You know, that's an athlete and and uh, a playboy, you know, and and Kyle is much more the you know, the nerd with a huge Bott of money, and she's the tortured soul in the middle of it all. That's right. So it's like the push me pull thing. It's like you're in your out here in your own right. And Jack Weed, as you who you mentioned before, is the principal who's retiring and he's a sort of Tracy likes Jack and he's probably a pretty good principle, but he also is a sort of Um, this this older rogue who has somehow stayed ahead of all of his me too violations and he's retiring, you know, with his reputation intact, even though he has not behaved in especially ethical way over the years. So he's the voice of the you know, the guy who is so are saying, let's just forget about the past. It's just a room full of toxic masculinity. Yes, that's called America. It's exactly and it's sad, but that's what that's the way it is for now. So, UM, without giving any spoilers, did you always know the ending was going to be what it turned out to be? No, and this relates to what I was saying earlier. You know, I try UH to move forward without a real plan. You know, I knew that I had set up a situation where this hall of fame in Dutch and ceremony was going to bring all the characters in the book together and Um, you know, I think that's a structure that sort of demands some kind of you know, big event when you get all your characters in one place. But I didn't know what that would be and and at a certain late moment, you know, the idea occurred to me and and I again, I know, I appreciate your no spoilers. I I just often with an idea that is disturbing or or surprising. You know, I've resisted it first, but but then if it just overcomes my own objections, I feel like, okay, that may be the way that that I have to go. Um. So, yeah, I mean, I mean that to me is a really interesting moment, you know, when you have set up a story and you're starting to move towards towards the end game and you're not quite sure where you're going and then the answer, you know, appears and and there's a kind of excitement in that moment and a kind of dread and often a kind of you know, I gets. You know, I scare myself a little sometimes, and that's that's to me, is the mark of an interesting ending. And you know, I definitely I don't just embrace it. You know, there's a there's definitely a period of resistance and questioning. But if it if it survives that period Um. Then, you know, then you're on the home stretch a gold ending. I honestly didn't see it coming. Um, I didn't either. I didn't need it, but when when I read it, I was like okay, I got it, and nothing is more of the moment than what you did with the yeah, sad to say. Well, so, your work delves beneath the surface of American suburbia in this brilliant way. I mean you shatter the well manicured myths and expose a bit of the dark underbelly of what everyone's trying to make out as the perfect life in suburbia here. Um. So, can you talk about why I think this appeals to you as a writer? Yeah, this is something that I've actually, you...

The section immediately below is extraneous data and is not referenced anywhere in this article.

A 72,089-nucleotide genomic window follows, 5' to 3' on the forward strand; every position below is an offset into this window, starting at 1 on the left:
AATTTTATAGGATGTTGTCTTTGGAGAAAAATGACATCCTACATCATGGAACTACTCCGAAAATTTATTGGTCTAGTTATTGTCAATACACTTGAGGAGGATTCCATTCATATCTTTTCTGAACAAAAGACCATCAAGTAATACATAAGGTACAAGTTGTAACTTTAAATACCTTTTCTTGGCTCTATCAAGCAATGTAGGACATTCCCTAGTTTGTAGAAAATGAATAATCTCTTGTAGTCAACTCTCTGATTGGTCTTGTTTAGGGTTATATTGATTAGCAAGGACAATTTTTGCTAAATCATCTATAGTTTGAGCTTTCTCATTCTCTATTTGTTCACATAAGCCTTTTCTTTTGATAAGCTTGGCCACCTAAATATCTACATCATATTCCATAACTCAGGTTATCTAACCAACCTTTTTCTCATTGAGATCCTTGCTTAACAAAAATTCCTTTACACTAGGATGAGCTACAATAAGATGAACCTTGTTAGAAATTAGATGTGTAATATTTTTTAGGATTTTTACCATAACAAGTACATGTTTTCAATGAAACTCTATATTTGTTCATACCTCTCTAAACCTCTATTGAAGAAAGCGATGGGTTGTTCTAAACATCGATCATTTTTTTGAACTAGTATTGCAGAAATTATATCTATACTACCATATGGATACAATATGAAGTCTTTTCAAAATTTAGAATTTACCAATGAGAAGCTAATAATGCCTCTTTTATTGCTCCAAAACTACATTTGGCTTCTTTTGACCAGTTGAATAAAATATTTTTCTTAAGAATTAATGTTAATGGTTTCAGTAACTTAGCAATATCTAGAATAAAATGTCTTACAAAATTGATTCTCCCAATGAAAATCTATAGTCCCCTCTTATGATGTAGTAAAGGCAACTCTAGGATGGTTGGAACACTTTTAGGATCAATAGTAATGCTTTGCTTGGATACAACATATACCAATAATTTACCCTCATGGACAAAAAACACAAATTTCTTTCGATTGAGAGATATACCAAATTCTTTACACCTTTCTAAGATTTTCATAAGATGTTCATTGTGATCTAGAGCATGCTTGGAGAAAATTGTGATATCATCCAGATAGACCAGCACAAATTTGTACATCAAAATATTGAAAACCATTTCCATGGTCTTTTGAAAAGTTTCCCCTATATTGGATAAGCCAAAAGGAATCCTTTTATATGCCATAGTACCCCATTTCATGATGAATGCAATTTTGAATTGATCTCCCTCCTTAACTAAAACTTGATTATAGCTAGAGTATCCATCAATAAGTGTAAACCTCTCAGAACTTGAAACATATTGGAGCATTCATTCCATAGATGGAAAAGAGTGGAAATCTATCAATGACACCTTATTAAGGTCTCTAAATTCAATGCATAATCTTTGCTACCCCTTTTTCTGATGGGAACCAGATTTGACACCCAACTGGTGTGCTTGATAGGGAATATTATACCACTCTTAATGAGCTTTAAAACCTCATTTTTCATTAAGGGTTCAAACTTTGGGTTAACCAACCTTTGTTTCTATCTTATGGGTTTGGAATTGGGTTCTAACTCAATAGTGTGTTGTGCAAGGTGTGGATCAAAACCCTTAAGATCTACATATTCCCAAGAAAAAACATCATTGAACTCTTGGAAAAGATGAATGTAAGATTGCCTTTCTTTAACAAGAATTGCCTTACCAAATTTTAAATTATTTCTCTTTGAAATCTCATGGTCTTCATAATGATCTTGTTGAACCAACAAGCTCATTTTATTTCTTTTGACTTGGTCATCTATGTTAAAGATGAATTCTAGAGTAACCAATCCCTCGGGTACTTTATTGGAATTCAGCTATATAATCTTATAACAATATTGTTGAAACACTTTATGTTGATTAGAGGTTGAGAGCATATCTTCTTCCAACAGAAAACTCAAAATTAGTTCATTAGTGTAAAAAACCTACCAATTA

...know, struggled with over the years, only because I never thought of myself as a specifically suburban writer and when I first started to be, um, characterized in that way, I was I was surprised, and I think that in the end, suburbia is just where I've lived and and it's where, you know, my imagination lives. Um, but you know, I would always say, well, I'm writing about people and these people just happened to be in suburbia. And so I'm it's almost I think I'm I'm talking about what is going on with my characters rather than what is going on in Suburbia, if you if you understand the distinction. And so so the idea that there's a dark underbelly to me isn't a dark underbelly in suburbia. It's a dark underbelly in the human beings who happened to live in in suburbia. And I think, you know, I don't think there's like that that. I think urban characters have a similar dark underbelly. In rural characters probably have a similar dark underbelly. Just so happens that my characters live in the place where I have lived. And, Um, they struggle with their emotions and their desires and Um, you know their ambitions, what you know their conflicts with other people. Um, you know, that's really what what I'm trying to write about. It think it's funny, like I guess, because I've lived in some of the very same places that you've lived in, as we've talked about. But so to me it's just I guess that's my take on it too. Um, because that's where such a brilliant job of bringing these places to life that I literally feel like I'm walking in the town that you've created. Yeah, I appreciate that. I feel like I am very much a realist, you know, very deep down. You know, I did right the leftovers, which is my one sort of speculative or Dystopian but but it is, you know, it's the exception that that proves the rule. Generally, I speaking. I'm, you know, trying to write realism. I'm trying to engage with Um, you know, moments in recent history and and the issues that have, you know, flared up and and you know, it's a it's a it's it could be a challenging thing to right about what's what's happening in the moment, like I found this with with Mrs Fletcher in particularly, and I wrote that book. I started it maybe two, two fourteen, and I was writing about like all this stuff that I thought was like bubbling underground, about sex and gender, Um, and, you know, pornography was at the heart of that. And by the time the show, the show came out, so the book came out and I think, Um, that was one thing, but then a couple of years later the TV show came out and all that stuff that was under the surface had just blown up. You know, the me too movement had happened, and I think that the cultural uh sense of of, you know, how how we thought about women's sexuality and male sexuality and pornography. It's just a much darker um the sense of what was going on and I think Um, the idea of a sort of comic novel with a woman at the heart of it who was interested in pornography just didn't seem quite as as funny as it had even just a few years earlier. You know, I think I think you know I was grappling with the sexual revolution, but I think, you know I was grappling with it feeling like we're in the middle of it and things are...